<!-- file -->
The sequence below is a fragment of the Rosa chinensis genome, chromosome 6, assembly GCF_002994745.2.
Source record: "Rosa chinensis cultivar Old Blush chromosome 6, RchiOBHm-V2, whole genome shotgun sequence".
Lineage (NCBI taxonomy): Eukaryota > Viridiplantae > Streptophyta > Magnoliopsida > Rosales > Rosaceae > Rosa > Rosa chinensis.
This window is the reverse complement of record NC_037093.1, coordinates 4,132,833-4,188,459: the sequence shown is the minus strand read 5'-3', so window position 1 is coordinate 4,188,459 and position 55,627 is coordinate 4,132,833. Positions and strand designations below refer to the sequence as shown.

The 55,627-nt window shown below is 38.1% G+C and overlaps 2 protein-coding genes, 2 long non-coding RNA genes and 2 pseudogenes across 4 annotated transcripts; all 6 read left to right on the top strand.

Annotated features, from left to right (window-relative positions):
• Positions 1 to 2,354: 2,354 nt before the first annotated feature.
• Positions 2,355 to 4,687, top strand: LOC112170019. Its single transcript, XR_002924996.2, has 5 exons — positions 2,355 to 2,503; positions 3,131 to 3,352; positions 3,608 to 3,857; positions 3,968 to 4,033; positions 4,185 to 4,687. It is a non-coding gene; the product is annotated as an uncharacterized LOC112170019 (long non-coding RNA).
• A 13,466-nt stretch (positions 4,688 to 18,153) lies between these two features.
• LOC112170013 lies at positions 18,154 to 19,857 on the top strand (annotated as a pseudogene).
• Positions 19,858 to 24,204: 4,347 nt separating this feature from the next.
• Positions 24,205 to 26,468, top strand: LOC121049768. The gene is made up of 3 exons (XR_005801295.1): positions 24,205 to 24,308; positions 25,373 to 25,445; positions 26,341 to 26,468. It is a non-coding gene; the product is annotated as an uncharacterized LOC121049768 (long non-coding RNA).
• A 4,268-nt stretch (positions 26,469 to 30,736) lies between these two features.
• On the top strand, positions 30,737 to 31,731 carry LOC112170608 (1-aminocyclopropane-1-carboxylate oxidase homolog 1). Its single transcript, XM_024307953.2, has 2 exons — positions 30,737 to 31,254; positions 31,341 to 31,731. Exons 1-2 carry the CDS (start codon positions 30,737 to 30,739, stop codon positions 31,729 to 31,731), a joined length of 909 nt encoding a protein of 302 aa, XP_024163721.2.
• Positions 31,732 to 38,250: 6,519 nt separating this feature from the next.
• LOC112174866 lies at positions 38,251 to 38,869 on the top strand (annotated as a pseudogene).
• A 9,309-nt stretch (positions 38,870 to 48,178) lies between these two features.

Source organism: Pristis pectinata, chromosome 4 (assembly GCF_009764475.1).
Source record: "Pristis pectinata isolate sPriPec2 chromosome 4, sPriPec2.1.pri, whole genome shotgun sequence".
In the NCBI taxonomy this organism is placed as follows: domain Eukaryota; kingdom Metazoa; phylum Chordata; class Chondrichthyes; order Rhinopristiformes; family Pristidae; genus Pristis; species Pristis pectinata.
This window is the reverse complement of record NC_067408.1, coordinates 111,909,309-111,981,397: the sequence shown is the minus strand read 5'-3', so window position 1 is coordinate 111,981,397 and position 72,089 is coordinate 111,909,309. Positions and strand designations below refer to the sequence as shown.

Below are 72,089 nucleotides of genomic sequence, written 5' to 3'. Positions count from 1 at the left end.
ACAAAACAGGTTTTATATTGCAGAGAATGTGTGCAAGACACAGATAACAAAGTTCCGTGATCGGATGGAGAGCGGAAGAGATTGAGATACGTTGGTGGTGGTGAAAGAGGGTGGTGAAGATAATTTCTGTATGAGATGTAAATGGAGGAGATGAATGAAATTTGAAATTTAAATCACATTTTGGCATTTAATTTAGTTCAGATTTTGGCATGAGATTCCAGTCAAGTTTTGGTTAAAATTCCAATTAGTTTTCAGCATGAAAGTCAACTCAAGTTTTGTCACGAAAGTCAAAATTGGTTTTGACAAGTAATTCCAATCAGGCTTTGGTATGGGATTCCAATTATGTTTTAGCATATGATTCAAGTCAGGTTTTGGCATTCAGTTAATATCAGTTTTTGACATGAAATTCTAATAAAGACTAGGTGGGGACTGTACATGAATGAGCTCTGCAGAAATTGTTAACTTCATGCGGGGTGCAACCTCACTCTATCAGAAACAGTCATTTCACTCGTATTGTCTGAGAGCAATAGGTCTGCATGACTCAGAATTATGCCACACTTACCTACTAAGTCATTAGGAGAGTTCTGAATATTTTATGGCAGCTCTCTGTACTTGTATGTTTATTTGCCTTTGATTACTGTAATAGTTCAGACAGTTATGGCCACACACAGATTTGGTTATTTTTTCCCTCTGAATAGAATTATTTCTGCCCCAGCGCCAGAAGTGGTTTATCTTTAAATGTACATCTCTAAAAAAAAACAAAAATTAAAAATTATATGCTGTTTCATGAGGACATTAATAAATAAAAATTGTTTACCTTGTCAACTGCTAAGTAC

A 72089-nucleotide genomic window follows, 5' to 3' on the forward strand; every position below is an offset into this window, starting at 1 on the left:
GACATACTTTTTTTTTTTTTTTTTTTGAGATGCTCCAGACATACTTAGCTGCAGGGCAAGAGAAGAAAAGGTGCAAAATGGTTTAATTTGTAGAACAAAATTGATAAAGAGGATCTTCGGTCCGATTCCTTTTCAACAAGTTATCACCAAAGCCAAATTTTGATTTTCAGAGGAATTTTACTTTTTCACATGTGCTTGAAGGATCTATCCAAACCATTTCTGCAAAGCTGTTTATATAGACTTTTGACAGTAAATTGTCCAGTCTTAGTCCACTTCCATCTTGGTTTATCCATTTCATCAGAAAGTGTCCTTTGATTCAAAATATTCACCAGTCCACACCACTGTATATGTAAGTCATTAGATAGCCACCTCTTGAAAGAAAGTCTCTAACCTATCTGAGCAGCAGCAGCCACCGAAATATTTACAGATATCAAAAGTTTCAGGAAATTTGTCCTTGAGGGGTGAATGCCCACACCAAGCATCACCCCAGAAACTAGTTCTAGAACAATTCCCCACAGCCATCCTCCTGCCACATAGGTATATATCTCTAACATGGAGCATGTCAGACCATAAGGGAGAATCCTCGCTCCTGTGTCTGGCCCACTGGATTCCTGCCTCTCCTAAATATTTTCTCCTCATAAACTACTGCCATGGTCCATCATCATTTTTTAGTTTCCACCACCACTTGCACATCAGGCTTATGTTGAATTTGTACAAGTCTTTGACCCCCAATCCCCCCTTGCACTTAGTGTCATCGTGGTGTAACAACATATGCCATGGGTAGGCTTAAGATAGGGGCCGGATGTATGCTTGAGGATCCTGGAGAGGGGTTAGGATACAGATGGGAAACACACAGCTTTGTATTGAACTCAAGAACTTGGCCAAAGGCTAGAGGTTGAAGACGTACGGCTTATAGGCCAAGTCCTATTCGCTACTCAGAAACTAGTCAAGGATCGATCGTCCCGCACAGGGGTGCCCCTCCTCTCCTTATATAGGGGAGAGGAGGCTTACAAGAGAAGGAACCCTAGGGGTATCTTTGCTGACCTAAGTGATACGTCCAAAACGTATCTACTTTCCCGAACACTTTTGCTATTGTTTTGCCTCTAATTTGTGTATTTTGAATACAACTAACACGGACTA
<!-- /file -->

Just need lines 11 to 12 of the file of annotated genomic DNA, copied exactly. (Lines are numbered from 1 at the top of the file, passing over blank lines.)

• Positions 19,858 to 24,204: 4,347 nt separating this feature from the next.
• Positions 24,205 to 26,468, top strand: LOC121049768. The gene is made up of 3 exons (XR_005801295.1): positions 24,205 to 24,308; positions 25,373 to 25,445; positions 26,341 to 26,468. It is a non-coding gene; the product is annotated as an uncharacterized LOC121049768 (long non-coding RNA).